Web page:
I’ve been waiting a while for Steve Scalise’s press conference, but I don’t think I need to wait any longer. This afternoon, he is gong to present the Republican Study Committee’s “alternative” to Obamacare. The reason I don’t have to wait is that I’ve always known what their alternative is: the same conservative wish list that they always want. Bruce Alpert at nola.com provides us with a preview, Rep. Scalise’s Conservative Caucus Presents Alternative to ObamaCare.
The main thing that the Republicans are offering is high risk pools to cover people with pre-existing conditions. This is the perfect conservative policy. You see, it seems to fix a problem without really doing it. The high risk pools are more or less the answer for the problems faced by rich people with pre-existing conditions. So people with pre-existing conditions can go to these high risk pools, but most won’t be able to afford them. Brilliant.
The next idea is to “increase competition” by allowing people to buy insurance across state lines. All this will do is cause all the insurance companies to relocate in the state that has the least regulation—just like now happens in the credit card industry. Aaron Carroll explains what the end result would be, “What we would have is a world where it would be likely cheaper for those who don’t need health care to get insurance. For everyone else, especially those who need care, insurance would be more expensive, and care harder to obtain.” That’s a typical reverse Robin Hood kind of policy: take from those in need and give to those not in need.
The plan also includes health savings accounts (HSAs). They allow people to buy high deductible insurance policies at reasonable prices while having tax deferred savings accounts to pay for everything up to the deductible. The problem is that for a plan with say a $2,000 deductible, you will still be paying over $100 per month—most likely much more. That’s not a great deal when you consider that more than half of the uninsured will be able to buy a normal insurance plan for about $100 with Obamacare. There is also the problem that people with HSAs are incentivized to avoid preventative care. What’s more, these are not really plans for the poor; those most able to use them are probably already getting insurance from their employers.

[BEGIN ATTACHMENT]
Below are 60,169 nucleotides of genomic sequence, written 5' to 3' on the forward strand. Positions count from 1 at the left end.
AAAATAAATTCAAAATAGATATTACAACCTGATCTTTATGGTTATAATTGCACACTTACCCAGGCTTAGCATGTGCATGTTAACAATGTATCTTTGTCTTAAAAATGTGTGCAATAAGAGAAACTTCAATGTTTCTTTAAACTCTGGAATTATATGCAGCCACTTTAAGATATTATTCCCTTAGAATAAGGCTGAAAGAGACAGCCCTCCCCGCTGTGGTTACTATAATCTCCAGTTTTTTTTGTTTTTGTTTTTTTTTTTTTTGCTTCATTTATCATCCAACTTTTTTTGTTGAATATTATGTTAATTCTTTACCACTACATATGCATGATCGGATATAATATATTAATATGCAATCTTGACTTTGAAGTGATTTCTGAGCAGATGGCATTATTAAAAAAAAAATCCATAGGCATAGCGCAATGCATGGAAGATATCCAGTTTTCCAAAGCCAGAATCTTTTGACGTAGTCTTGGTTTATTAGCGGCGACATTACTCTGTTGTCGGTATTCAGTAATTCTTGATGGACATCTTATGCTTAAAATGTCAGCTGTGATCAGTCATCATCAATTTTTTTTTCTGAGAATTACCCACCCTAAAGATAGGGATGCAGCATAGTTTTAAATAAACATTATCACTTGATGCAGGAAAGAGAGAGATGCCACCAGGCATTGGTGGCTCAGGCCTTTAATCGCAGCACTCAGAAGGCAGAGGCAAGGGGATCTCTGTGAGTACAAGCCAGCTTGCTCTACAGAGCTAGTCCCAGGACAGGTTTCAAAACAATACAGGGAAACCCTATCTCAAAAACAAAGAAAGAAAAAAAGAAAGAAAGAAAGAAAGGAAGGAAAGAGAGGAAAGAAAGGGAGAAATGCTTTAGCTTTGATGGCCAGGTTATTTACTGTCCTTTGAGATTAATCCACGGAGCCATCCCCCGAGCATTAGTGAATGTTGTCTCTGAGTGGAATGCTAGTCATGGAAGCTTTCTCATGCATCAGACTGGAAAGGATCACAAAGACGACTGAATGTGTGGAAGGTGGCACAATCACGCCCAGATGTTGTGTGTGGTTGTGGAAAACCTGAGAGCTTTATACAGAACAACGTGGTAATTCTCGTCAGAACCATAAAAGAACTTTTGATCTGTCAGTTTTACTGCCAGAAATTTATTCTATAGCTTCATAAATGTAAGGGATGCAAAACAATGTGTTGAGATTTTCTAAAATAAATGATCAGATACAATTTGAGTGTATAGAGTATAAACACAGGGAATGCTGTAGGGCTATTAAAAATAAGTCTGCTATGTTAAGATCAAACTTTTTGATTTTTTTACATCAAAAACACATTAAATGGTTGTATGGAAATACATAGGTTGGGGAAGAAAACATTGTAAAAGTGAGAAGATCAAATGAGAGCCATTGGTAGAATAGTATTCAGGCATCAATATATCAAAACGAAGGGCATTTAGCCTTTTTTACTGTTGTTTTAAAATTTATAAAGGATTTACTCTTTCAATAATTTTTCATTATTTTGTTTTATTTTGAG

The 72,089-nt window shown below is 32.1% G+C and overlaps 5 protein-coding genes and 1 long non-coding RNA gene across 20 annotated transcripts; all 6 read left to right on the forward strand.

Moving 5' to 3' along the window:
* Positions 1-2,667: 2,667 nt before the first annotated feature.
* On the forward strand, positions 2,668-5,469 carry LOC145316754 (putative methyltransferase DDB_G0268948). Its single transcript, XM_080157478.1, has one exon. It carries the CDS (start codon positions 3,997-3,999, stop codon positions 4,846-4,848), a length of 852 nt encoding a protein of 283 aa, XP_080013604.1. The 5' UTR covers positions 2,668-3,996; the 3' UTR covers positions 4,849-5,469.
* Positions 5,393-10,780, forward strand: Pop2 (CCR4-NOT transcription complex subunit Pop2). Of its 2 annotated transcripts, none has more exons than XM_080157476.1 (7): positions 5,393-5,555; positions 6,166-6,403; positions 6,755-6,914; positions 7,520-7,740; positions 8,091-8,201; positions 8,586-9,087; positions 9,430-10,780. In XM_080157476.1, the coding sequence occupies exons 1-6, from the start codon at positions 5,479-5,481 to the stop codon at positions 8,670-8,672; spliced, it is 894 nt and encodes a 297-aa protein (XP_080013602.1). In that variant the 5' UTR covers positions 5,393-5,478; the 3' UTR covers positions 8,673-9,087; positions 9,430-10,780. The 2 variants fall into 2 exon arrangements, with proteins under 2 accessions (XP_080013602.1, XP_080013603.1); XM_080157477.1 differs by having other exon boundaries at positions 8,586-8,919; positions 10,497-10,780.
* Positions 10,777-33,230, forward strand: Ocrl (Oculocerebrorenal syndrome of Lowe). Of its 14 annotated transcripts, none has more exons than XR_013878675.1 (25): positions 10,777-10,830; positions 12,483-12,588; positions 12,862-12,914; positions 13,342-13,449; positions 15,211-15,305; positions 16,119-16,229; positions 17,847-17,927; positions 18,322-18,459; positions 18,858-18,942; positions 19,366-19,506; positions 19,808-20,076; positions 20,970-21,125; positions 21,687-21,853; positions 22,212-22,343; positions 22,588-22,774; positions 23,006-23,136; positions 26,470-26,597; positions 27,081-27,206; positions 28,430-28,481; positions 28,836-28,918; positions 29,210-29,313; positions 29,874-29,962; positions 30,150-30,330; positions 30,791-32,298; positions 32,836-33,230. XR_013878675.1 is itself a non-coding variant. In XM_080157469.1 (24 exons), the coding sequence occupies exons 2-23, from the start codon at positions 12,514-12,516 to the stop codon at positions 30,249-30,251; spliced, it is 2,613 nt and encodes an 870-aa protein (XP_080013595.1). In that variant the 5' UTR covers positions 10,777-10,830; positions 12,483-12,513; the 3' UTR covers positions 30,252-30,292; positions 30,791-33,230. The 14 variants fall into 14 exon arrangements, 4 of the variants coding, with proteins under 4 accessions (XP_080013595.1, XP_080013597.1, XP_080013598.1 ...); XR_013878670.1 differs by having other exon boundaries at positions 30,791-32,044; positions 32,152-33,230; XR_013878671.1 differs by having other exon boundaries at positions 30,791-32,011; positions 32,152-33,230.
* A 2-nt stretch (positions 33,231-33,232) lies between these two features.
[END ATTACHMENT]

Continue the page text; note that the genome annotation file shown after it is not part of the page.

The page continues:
Basically, the Republican Study Committee’s answer to the healthcare crisis in this country is the same as it always is: the magic of the marketplace will fix everything. It is like the old cartoon of the two mathematicians at the chalkboard. There is math on the right and the left connected with “Then a miracle occurs.” We start with high healthcare costs that have existed despite all kinds of free markets working on the problem. And we end with low healthcare costs. How? Magic! Of course the Republicans don’t actually believe in the magic of the marketplace. They simply don’t want to do anything to help the poor and weak. This plan that Steve Scalise is presenting is not actual policy; it is simply political cover. But don’t be surprised if it gets a lot of good media attention.
Update (18 September 2013 1:05 pm)
I blew it! I forgot one of the Republican’s favorite policy ideas: tort reform! Yes, allowing people to not sue their doctors for malpractice is going to save our medical system! This too is a myth. Anyway, The Hill provides a preview of the official plan. I thought this part from the article was telling:
This is why Republicans always come up with bad policy. They start with everything that they can’t do. So they never approach any problem with, “What’s the best way to solve this?” And so they provide justifications for why all the things they always want to do will fix this problem. It’s just propaganda, not policy.